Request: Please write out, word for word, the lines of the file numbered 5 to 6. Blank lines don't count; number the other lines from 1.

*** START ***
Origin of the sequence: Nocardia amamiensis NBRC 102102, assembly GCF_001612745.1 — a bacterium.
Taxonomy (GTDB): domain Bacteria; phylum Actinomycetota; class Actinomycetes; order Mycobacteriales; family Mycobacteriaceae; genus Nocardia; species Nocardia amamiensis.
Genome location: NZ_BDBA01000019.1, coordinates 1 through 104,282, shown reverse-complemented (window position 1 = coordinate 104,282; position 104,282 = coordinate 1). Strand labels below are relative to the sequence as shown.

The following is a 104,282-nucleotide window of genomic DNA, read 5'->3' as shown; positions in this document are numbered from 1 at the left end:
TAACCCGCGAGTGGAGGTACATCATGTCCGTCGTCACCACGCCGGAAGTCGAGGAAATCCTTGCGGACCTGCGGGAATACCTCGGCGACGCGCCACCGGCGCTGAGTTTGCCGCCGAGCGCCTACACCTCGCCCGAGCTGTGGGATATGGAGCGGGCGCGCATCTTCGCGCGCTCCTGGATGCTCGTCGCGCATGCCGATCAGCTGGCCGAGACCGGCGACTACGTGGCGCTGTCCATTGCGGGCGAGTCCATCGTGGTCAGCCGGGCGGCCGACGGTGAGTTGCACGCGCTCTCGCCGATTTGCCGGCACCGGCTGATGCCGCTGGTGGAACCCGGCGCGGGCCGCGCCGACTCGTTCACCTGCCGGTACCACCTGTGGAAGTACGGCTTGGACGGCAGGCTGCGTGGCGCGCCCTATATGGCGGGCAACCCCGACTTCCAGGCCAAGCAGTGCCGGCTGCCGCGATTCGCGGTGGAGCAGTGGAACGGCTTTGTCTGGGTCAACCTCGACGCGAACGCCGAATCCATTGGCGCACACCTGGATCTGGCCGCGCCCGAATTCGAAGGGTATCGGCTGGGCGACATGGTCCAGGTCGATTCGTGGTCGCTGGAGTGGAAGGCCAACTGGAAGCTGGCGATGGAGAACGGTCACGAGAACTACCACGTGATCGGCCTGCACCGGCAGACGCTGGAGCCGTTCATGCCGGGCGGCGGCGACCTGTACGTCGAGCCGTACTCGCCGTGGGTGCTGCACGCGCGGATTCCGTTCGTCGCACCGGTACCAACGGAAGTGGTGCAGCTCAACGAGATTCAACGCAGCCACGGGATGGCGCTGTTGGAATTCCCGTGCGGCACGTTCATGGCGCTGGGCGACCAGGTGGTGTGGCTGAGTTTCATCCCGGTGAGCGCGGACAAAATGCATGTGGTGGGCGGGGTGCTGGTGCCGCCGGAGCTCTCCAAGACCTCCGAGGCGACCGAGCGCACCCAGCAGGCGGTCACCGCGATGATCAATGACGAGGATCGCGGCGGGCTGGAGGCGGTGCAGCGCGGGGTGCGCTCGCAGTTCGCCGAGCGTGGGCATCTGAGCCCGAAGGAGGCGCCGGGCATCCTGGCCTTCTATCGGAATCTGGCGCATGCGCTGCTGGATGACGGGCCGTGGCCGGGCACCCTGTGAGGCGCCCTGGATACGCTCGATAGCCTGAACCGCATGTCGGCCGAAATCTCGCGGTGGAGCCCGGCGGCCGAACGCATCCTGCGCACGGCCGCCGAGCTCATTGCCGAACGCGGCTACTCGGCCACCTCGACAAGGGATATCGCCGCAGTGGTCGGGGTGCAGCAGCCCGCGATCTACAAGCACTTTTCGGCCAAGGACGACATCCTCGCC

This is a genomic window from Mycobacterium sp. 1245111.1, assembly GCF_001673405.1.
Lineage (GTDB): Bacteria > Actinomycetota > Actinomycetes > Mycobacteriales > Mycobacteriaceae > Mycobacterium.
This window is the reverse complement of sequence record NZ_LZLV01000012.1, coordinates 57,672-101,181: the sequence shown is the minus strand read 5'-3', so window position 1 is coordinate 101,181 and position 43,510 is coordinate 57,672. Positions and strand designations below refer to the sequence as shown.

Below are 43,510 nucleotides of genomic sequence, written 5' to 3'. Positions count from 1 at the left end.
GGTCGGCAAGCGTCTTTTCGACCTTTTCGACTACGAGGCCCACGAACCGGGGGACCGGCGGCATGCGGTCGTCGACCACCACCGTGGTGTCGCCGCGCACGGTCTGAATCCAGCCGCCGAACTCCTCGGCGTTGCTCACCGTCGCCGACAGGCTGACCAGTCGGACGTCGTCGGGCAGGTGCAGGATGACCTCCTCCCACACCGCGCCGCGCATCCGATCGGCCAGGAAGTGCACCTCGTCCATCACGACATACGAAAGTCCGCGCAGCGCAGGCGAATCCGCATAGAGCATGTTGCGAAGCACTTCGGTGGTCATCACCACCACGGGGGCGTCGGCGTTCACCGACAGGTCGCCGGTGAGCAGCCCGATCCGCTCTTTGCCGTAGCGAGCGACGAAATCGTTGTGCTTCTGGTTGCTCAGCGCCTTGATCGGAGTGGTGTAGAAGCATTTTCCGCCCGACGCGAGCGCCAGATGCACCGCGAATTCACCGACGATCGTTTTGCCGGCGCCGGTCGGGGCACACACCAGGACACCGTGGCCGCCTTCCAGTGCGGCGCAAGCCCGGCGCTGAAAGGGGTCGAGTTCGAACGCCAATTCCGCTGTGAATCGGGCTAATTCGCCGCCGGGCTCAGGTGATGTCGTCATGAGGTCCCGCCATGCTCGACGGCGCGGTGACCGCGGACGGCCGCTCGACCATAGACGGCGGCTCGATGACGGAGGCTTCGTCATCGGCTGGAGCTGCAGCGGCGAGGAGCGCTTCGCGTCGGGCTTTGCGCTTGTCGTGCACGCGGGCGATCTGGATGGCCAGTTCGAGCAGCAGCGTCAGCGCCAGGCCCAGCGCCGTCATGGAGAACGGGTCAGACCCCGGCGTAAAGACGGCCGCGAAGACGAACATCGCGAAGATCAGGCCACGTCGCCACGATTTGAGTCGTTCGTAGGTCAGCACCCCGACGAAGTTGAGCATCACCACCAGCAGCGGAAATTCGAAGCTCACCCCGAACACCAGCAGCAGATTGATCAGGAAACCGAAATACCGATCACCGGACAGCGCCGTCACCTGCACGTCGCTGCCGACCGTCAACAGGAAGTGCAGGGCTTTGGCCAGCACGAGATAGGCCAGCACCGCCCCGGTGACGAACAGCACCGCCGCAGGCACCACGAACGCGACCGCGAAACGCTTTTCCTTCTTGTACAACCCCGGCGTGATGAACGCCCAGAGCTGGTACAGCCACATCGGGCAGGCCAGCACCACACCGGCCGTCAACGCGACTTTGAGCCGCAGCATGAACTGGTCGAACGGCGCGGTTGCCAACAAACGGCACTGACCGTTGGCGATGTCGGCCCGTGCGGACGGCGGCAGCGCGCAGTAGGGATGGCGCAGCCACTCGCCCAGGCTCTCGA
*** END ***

TAACCCGCGAGTGGAGGTACATCATGTCCGTCGTCACCACGCCGGAAGTCGAGGAAATCCTTGCGGACCTGCGGGAATACCTCGGCGACGCGCCACCGGCGCTGAGTTTGCCGCCGAGCGCCTACACCTCGCCCGAGCTGTGGGATATGGAGCGGGCGCGCATCTTCGCGCGCTCCTGGATGCTCGTCGCGCATGCCGATCAGCTGGCCGAGACCGGCGACTACGTGGCGCTGTCCATTGCGGGCGAGTCCATCGTGGTCAGCCGGGCGGCCGACGGTGAGTTGCACGCGCTCTCGCCGATTTGCCGGCACCGGCTGATGCCGCTGGTGGAACCCGGCGCGGGCCGCGCCGACTCGTTCACCTGCCGGTACCACCTGTGGAAGTACGGCTTGGACGGCAGGCTGCGTGGCGCGCCCTATATGGCGGGCAACCCCGACTTCCAGGCCAAGCAGTGCCGGCTGCCGCGATTCGCGGTGGAGCAGTGGAACGGCTTTGTCTGGGTCAACCTCGACGCGAACGCCGAATCCATTGGCGCACACCTGGATCTGGCCGCGCCCGAATTCGAAGGGTATCGGCTGGGCGACATGGTCCAGGTCGATTCGTGGTCGCTGGAGTGGAAGGCCAACTGGAAGCTGGCGATGGAGAACGGTCACGAGAACTACCACGTGATCGGCCTGCACCGGCAGACGCTGGAGCCGTTCATGCCGGGCGGCGGCGACCTGTACGTCGAGCCGTACTCGCCGTGGGTGCTGCACGCGCGGATTCCGTTCGTCGCACCGGTACCAACGGAAGTGGTGCAGCTCAACGAGATTCAACGCAGCCACGGGATGGCGCTGTTGGAATTCCCGTGCGGCACGTTCATGGCGCTGGGCGACCAGGTGGTGTGGCTGAGTTTCATCCCGGTGAGCGCGGACAAAATGCATGTGGTGGGCGGGGTGCTGGTGCCGCCGGAGCTCTCCAAGACCTCCGAGGCGACCGAGCGCACCCAGCAGGCGGTCACCGCGATGATCAATGACGAGGATCGCGGCGGGCTGGAGGCGGTGCAGCGCGGGGTGCGCTCGCAGTTCGCCGAGCGTGGGCATCTGAGCCCGAAGGAGGCGCCGGGCATCCTGGCCTTCTATCGGAATCTGGCGCATGCGCTGCTGGATGACGGGCCGTGGCCGGGCACCCTGTGAGGCGCCCTGGATACGCTCGATAGCCTGAACCGCATGTCGGCCGAAATCTCGCGGTGGAGCCCGGCGGCCGAACGCATCCTGCGCACGGCCGCCGAGCTCATTGCCGAACGCGGCTACTCGGCCACCTCGACAAGGGATATCGCCGCAGTGGTCGGGGTGCAGCAGCCCGCGATCTACAAGCACTTTTCGGCCAAGGACGACATCCTCGCC

This is a genomic window from Mycobacterium sp. 1245111.1, assembly GCF_001673405.1.